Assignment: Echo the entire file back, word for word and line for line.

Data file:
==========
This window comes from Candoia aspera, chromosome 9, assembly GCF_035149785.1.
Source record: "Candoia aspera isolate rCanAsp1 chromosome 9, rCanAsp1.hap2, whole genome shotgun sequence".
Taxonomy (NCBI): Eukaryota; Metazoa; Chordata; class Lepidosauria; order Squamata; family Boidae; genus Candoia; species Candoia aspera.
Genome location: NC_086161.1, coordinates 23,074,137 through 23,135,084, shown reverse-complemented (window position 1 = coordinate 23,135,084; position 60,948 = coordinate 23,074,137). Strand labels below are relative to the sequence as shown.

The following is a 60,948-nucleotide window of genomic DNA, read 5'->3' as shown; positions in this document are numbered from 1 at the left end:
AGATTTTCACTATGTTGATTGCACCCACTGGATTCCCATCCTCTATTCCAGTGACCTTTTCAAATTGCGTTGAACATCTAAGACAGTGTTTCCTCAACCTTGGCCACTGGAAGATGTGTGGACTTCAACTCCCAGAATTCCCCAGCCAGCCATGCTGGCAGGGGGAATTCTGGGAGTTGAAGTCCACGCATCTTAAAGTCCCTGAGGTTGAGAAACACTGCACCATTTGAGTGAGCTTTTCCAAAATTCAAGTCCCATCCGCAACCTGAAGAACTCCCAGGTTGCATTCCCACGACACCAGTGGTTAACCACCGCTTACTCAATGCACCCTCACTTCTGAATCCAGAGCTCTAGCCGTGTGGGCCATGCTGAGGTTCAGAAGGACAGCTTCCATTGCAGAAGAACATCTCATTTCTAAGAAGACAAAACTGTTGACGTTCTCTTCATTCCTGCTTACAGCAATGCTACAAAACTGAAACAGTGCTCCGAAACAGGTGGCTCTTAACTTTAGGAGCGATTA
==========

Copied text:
This window comes from Candoia aspera, chromosome 9, assembly GCF_035149785.1.
Source record: "Candoia aspera isolate rCanAsp1 chromosome 9, rCanAsp1.hap2, whole genome shotgun sequence".
Taxonomy (NCBI): Eukaryota; Metazoa; Chordata; class Lepidosauria; order Squamata; family Boidae; genus Candoia; species Candoia aspera.
Genome location: NC_086161.1, coordinates 23,074,137 through 23,135,084, shown reverse-complemented (window position 1 = coordinate 23,135,084; position 60,948 = coordinate 23,074,137). Strand labels below are relative to the sequence as shown.

The following is a 60,948-nucleotide window of genomic DNA, read 5'->3' as shown; positions in this document are numbered from 1 at the left end:
AGATTTTCACTATGTTGATTGCACCCACTGGATTCCCATCCTCTATTCCAGTGACCTTTTCAAATTGCGTTGAACATCTAAGACAGTGTTTCCTCAACCTTGGCCACTGGAAGATGTGTGGACTTCAACTCCCAGAATTCCCCAGCCAGCCATGCTGGCAGGGGGAATTCTGGGAGTTGAAGTCCACGCATCTTAAAGTCCCTGAGGTTGAGAAACACTGCACCATTTGAGTGAGCTTTTCCAAAATTCAAGTCCCATCCGCAACCTGAAGAACTCCCAGGTTGCATTCCCACGACACCAGTGGTTAACCACCGCTTACTCAATGCACCCTCACTTCTGAATCCAGAGCTCTAGCCGTGTGGGCCATGCTGAGGTTCAGAAGGACAGCTTCCATTGCAGAAGAACATCTCATTTCTAAGAAGACAAAACTGTTGACGTTCTCTTCATTCCTGCTTACAGCAATGCTACAAAACTGAAACAGTGCTCCGAAACAGGTGGCTCTTAACTTTAGGAGCGATTA